Microsoft typically updates its Office suite (Word, Excel, Powerpoint, Outlook and OneNote) about every three years. And with the introduction of its Office 365 Cloud version, the software giant can tweak the software any time it wants.

What about the Mac users who rely upon MS Office? The number of Macs in the enterprise is growing, with BYOT (bring your own technology), as well as corporate adoption of the Mac platform.

The last product release was Office for Mac 2011, over five years ago. So the recent announcement of Office 2016 for Mac was welcomed by Mac aficionados. You can install the Office 2016 for Mac preview without impacting your existing Office 2011 version; you can use both–just not at the same time. Look in your App Launcher and you will see icons for both the 2011 and 2016 versions of each app.

First takes

The biggest change is the addition of OneNote, which is logical considering last year’s release of OneNote for iOS (free). Having used OneNote for Windows for over ten years, I find the Mac version lacks a few “must have” features, like the ability to

  • toggle grid lines on and off, and to print the grid if desired.
  • create reusable page templates.
  • set default paragraph (line) spacing, as well as paragraph spacing within the document.
  • use a variety of bullets, vs. one (•), when using multi-level bullet lists.
  • create and save user-specific styles, e.g. headings in different fonts, styles and colors.

Microsoft advertises Office for Mac as “the familiar office you know and love.”
Unmistakable office | Designed for Mac | Cloud Connected.

Microsoft is working to consolidate the Office brand and bring Mac users into the fold. The application icons resemble the Office 2013 Windows version icons.  I happen to like the (old) Office 2011 icons because they are more innovative, just like a Mac user expects. However, today’s design trend is “flat” user interfaces with bold colors.

Office 2016 for Mac

Photo: Microsoft

All Mac Office applications resemble their Windows counterparts, with the goal of a familiar, but simpler, user experience. I think the Mac version may suit many, but will disappoint others who expect quantum leaps in features in the new version. After all, it has been five years in the making! A few examples…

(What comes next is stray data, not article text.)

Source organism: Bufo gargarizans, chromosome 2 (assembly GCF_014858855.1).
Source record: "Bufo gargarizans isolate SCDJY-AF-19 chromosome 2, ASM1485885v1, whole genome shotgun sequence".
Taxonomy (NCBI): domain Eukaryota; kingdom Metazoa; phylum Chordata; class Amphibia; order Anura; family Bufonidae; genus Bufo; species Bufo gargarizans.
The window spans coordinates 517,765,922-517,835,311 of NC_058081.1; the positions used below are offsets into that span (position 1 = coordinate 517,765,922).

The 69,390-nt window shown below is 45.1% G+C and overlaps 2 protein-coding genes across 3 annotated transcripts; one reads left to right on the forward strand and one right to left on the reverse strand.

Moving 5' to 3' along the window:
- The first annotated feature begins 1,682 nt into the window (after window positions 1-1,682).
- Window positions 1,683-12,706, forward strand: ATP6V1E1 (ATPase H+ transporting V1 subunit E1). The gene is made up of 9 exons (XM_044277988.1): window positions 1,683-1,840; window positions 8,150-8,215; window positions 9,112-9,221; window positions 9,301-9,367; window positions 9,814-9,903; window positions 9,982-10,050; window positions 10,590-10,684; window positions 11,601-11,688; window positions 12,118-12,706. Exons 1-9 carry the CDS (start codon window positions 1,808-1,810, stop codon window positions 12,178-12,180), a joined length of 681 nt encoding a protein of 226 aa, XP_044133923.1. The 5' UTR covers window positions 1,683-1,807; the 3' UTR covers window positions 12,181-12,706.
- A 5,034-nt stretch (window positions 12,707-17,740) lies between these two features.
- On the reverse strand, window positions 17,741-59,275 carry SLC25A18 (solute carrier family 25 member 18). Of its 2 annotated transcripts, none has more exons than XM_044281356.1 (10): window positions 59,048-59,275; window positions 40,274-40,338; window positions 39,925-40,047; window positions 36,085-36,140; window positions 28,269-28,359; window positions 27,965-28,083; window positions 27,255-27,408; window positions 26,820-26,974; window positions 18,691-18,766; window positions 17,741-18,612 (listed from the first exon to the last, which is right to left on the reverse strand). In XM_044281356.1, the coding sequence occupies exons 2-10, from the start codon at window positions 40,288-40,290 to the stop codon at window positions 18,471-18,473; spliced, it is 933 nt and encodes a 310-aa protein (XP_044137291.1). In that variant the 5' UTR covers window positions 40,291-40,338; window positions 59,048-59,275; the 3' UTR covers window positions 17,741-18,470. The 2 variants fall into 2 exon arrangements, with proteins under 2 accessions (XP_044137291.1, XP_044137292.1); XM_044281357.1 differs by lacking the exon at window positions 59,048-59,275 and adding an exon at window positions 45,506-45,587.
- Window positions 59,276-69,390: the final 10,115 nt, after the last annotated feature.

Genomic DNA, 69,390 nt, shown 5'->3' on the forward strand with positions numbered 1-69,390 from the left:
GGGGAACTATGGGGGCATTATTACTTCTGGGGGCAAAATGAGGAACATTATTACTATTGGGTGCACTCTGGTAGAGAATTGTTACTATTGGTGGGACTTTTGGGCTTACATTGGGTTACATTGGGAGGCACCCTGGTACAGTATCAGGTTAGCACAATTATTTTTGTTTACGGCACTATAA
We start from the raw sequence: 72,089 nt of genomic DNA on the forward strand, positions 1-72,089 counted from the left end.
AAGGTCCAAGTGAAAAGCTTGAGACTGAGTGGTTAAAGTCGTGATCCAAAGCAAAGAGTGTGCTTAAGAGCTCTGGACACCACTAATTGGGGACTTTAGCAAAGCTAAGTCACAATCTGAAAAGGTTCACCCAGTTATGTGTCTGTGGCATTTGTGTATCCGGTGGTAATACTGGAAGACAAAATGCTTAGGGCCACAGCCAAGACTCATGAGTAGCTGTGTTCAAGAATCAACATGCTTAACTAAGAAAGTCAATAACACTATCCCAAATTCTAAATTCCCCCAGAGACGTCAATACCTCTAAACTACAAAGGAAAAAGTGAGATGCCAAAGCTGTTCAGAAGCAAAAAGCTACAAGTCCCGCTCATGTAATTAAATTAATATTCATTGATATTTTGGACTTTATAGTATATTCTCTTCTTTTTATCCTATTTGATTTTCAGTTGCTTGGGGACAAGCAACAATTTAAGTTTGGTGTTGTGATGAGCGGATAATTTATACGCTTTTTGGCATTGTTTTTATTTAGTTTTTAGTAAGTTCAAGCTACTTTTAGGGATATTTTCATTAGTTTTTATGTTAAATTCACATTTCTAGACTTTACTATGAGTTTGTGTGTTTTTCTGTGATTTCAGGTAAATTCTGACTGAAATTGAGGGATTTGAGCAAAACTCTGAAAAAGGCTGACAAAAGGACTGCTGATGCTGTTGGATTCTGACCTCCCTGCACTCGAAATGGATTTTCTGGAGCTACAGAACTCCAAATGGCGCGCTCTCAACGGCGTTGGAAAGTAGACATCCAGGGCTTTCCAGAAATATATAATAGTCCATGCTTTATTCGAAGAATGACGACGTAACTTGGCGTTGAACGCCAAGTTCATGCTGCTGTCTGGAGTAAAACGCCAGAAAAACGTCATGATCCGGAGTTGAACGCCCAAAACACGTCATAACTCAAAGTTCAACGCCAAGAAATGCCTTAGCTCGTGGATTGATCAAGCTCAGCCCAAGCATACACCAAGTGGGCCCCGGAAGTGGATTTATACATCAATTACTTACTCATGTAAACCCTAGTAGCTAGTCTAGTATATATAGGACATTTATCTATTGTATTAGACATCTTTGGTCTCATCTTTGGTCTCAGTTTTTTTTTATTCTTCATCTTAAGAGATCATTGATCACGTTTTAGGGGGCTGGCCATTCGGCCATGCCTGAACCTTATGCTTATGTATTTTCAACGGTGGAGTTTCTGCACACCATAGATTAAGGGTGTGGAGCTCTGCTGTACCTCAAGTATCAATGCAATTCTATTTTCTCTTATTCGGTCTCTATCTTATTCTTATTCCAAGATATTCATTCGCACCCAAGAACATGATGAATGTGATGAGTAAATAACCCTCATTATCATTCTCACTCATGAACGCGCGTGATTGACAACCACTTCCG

• the ribbon interface resembles that in the Windows version. So far, in the Office 2016 for Mac preview, the user cannot move the ribbon below the menu, as is possible in the Windows version.
  • Office 2016 offers a limited number of built-in design templates (style, color and font combinations) and does not appear to take advantage of the default and built-in Mac OSX fonts (i.e., Helvetica Neue for late-model Macs, plus a laundry list of Apple fonts).
  • When opening a new file, the user can choose from a few pre-formatted letters, rėsumės, spreadsheets and presentations, but there is no link to hundreds more on the MS Office Web site. The solution: Mac users can download Windows templates and open them without losing data and formats.

Release plans

Microsoft plans to release Office for Mac 2016 in the second half of 2015. Look for it in the Mac app store. According to the Microsoft Web site, if you have an  Office 365 subscription, you will get the current version of Office for Mac, free.

I look forward to the official rollout. As an ex-Windows user, I will continue to use and explore the capabilities of the Office for Mac Preview versions of Word, Excel, PowerPoint and OneNote–despite the feature gap. I don’t use Outlook, as Mac mail provides me with a consistent user experience across my smartphone, tablet and notebook. I do miss some Outlook features that Mac mail lacks, especially the seamless integration of mail, contacts, calendars and tasks and the ease of data import and export.

Those interested in downloading the preview can find it here.


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I hope that you have been using Google Chrome, Firefox, Opera, Safari, or an Internet browser other than Internet Explorer for the last two weeks or so.